The future of man
remains undetermined because it depends on him.
We propose here to take three critical steps back, through institutions, which we have been discussing most recently, and authority, which we dealt with before that, to the individual. We shall see that as we take these steps, we sink in turgescence, redundance and hypocrisy, which reveal human realities beyond either biological or philosophical circumscriptions. Our discussion is not intended to be a summation of what the book has covered, but some afterthoughts on the nature of the phenomena considered.
I. Institutional Turgescence
In the context of the total environment, men and their social, and political institutions should make sense, not necessarily in any ultimate terms, but at least in relation to each other. However, these relationships‑‑and this must be emphasized‑‑take place in the context of the total environment. When we observe, for example, the existence of an institution, we may infer a corresponding need. On closer examination we may find that the institution does not correspond to the need, or that the need does not exist. But that is only because we have looked closely‑‑too closely, perhaps, If we broaden our perspective, we may find that while, according to certain rationale, the institution in question may not correspond to a given need, we can nevertheless explain its existence. In an underdeveloped country a few years ago, I visited a village which had traffic lights but practically no motor vehicle traffic. The institution obviously did not have a corresponding need, That is true, however, only if we forget the human element. There were traffic lights in the otherwise underdeveloped village because, in the first place, the region had an excess of electricity due to the construction of a new dam and because traffic lights, if they did not serve as useful signs, at least served as symbols of progress, modernity and therefore prestige. Of course, in general, we are probably more likely to find intersections that need traffic lights but don't have them, or traffic lights that are not properly synchronized and thus contribute to traffic jams rather than alleviate them. The example of the traffic light is rather simplistic. The point is that institutions do not always correspond to needs in the social‑rationale sense.
By institutions we mean any aspect of cognizable social and political structures ‑‑ whether moral, ethical or legal norms, or constituted bodies such as an association or an office. Our earlier causal assumption that an institution implied a need for it was itself indicative of the need/institution lag. It implied that in human terms an institution is created to fulfill a need, which further implied the likelihood that the need preceded the institution. This is plausible considering man's attributes as a thinking animal whose institutions do not result simply from spontaneous and automatic instincts. He may create institutions in anticipation of future needs; but they will not necessarily correspond to needs once they arise; for while man can predict, he cannot know the future in the complexity of the total environment. The mention of the total environment should remind us again that it is not enough to explain the need/institution lag on the basis of rational rationales but also in the light of human, and not always so rational, factors. Need X may arise at point x. Not only will institution Y not come about spontaneously, but it may not even be provided at point x' when the need for it has been identified. Depending on the circumstances, institution Y may never be created.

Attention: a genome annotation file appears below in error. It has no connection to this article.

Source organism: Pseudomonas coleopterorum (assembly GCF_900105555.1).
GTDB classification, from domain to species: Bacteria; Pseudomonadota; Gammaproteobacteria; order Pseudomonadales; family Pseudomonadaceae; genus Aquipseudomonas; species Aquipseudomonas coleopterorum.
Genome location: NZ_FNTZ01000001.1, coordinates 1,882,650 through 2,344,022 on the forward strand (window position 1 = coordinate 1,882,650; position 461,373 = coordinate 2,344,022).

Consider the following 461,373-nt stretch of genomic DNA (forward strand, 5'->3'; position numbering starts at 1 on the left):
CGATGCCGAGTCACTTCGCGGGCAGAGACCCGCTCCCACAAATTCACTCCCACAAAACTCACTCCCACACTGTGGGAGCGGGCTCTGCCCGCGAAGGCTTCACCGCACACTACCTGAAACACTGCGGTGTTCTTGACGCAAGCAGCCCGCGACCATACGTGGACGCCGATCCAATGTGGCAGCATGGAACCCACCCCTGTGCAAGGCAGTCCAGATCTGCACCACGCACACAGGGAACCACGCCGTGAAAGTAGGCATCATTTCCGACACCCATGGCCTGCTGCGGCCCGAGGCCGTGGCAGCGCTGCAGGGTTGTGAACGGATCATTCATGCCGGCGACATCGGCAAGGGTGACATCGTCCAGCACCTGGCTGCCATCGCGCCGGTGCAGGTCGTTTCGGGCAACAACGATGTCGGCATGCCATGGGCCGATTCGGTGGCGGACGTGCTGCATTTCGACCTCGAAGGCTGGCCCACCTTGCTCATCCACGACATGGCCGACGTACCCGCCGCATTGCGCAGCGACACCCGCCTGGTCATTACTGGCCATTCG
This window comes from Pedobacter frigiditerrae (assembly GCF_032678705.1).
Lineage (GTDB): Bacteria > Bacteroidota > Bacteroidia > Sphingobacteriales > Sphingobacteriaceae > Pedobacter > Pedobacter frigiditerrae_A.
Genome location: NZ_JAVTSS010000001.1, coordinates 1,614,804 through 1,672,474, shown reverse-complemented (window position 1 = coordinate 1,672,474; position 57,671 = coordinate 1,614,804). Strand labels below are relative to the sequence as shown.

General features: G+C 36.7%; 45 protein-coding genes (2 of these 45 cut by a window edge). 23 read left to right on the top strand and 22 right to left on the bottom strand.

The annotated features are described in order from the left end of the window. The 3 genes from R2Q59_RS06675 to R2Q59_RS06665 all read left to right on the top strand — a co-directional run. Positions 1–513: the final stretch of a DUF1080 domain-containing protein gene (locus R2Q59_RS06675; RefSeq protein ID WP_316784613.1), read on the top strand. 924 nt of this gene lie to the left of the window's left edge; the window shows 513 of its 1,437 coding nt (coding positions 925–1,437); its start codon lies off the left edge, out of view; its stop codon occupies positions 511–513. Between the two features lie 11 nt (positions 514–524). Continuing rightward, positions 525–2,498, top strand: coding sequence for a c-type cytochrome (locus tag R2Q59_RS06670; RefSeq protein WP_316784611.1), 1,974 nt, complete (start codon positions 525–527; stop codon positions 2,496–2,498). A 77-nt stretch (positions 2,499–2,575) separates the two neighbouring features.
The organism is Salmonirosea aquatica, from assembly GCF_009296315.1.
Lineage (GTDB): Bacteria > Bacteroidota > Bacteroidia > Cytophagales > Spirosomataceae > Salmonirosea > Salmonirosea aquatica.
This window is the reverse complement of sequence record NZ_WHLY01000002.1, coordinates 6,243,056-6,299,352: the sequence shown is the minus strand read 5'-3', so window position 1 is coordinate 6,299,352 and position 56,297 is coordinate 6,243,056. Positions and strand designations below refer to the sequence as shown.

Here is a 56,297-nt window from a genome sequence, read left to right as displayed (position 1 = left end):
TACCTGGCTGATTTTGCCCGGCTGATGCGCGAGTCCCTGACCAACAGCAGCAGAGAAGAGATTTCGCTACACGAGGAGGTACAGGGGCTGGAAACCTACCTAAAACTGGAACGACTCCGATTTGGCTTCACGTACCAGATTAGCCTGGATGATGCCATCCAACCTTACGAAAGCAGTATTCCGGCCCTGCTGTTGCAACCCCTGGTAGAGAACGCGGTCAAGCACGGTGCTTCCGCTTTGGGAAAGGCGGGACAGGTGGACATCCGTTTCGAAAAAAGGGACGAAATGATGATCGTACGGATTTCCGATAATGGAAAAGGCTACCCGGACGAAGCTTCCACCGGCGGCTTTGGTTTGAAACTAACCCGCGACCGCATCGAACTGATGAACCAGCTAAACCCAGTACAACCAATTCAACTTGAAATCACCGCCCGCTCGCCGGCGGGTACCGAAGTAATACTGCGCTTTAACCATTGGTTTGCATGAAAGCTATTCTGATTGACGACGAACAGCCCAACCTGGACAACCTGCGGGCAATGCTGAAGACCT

There may be other priorities pre‑empting the provision of institution Y for need X. That is, the need for the institution may be felt by those who need it, but not recognized by those who establish the institutions.
By the same token, because of the discrepancy between those in need and the institution‑makers, even when an institution is created to meet a particular need, a gap will exist between the intrinsic need factor and its extrinsic evaluation and satisfaction by the institution. Here, of course, we are implying all the complexities covered throughout the book, such as the degree of participation and control which those who need an institution have in creating and running it. The more those who run the institution coincide with those who need it and the more they are controllable and accountable for the utility and efficiency of the institutions, the smaller the gap between the need and the institution. But in human terms, it is hard to conceive that they will totally coincide. Indeed, if they did they would consummate each other, and the need/institution constellation would hardly be recognizable. So, even if institution Y were created to satisfy need X at point x' when the need for the institution was identified, Y should not be presented as superimposed on the trend of X, but placed at a gap with it. The gap will be wider or narrower, depending on the coincidence of the identity and understanding of those in need and those in charge of the institution.